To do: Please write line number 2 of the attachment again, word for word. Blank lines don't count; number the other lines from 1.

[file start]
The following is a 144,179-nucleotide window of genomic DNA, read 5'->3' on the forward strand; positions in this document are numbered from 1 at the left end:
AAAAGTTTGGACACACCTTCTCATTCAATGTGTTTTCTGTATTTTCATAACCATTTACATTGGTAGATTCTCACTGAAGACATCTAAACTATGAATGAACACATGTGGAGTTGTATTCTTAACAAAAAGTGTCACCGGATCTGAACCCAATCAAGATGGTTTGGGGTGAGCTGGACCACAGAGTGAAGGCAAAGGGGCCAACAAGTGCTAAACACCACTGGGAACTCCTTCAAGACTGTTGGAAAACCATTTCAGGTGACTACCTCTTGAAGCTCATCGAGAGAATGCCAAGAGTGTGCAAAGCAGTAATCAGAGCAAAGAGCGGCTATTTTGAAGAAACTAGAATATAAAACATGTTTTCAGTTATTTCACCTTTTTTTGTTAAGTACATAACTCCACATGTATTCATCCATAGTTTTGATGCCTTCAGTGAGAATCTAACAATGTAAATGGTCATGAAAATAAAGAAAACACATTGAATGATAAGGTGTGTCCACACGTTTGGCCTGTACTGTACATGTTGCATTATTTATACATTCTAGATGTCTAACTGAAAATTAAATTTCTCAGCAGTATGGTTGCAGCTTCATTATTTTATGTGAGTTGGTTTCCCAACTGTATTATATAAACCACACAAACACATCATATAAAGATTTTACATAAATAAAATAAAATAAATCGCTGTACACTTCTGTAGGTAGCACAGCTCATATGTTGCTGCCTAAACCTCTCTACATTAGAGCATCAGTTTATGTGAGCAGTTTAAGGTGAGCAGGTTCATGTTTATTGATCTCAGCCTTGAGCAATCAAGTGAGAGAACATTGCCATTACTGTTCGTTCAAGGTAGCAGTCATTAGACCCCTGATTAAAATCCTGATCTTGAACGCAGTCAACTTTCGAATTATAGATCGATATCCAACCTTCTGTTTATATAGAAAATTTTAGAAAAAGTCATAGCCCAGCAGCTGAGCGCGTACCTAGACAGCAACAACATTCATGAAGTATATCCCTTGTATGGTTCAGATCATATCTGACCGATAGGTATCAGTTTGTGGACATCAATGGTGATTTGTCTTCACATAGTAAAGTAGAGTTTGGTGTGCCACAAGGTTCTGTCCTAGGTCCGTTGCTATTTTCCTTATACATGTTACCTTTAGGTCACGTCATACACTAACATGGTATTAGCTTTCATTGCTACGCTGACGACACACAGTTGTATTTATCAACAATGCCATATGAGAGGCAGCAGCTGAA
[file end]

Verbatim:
AAAAGTTTGGACACACCTTCTCATTCAATGTGTTTTCTGTATTTTCATAACCATTTACATTGGTAGATTCTCACTGAAGACATCTAAACTATGAATGAACACATGTGGAGTTGTATTCTTAACAAAAAGTGTCACCGGATCTGAACCCAATCAAGATGGTTTGGGGTGAGCTGGACCACAGAGTGAAGGCAAAGGGGCCAACAAGTGCTAAACACCACTGGGAACTCCTTCAAGACTGTTGGAAAACCATTTCAGGTGACTACCTCTTGAAGCTCATCGAGAGAATGCCAAGAGTGTGCAAAGCAGTAATCAGAGCAAAGAGCGGCTATTTTGAAGAAACTAGAATATAAAACATGTTTTCAGTTATTTCACCTTTTTTTGTTAAGTACATAACTCCACATGTATTCATCCATAGTTTTGATGCCTTCAGTGAGAATCTAACAATGTAAATGGTCATGAAAATAAAGAAAACACATTGAATGATAAGGTGTGTCCACACGTTTGGCCTGTACTGTACATGTTGCATTATTTATACATTCTAGATGTCTAACTGAAAATTAAATTTCTCAGCAGTATGGTTGCAGCTTCATTATTTTATGTGAGTTGGTTTCCCAACTGTATTATATAAACCACACAAACACATCATATAAAGATTTTACATAAATAAAATAAAATAAATCGCTGTACACTTCTGTAGGTAGCACAGCTCATATGTTGCTGCCTAAACCTCTCTACATTAGAGCATCAGTTTATGTGAGCAGTTTAAGGTGAGCAGGTTCATGTTTATTGATCTCAGCCTTGAGCAATCAAGTGAGAGAACATTGCCATTACTGTTCGTTCAAGGTAGCAGTCATTAGACCCCTGATTAAAATCCTGATCTTGAACGCAGTCAACTTTCGAATTATAGATCGATATCCAACCTTCTGTTTATATAGAAAATTTTAGAAAAAGTCATAGCCCAGCAGCTGAGCGCGTACCTAGACAGCAACAACATTCATGAAGTATATCCCTTGTATGGTTCAGATCATATCTGACCGATAGGTATCAGTTTGTGGACATCAATGGTGATTTGTCTTCACATAGTAAAGTAGAGTTTGGTGTGCCACAAGGTTCTGTCCTAGGTCCGTTGCTATTTTCCTTATACATGTTACCTTTAGGTCACGTCATACACTAACATGGTATTAGCTTTCATTGCTACGCTGACGACACACAGTTGTATTTATCAACAATGCCATATGAGAGGCAGCAGCTGAA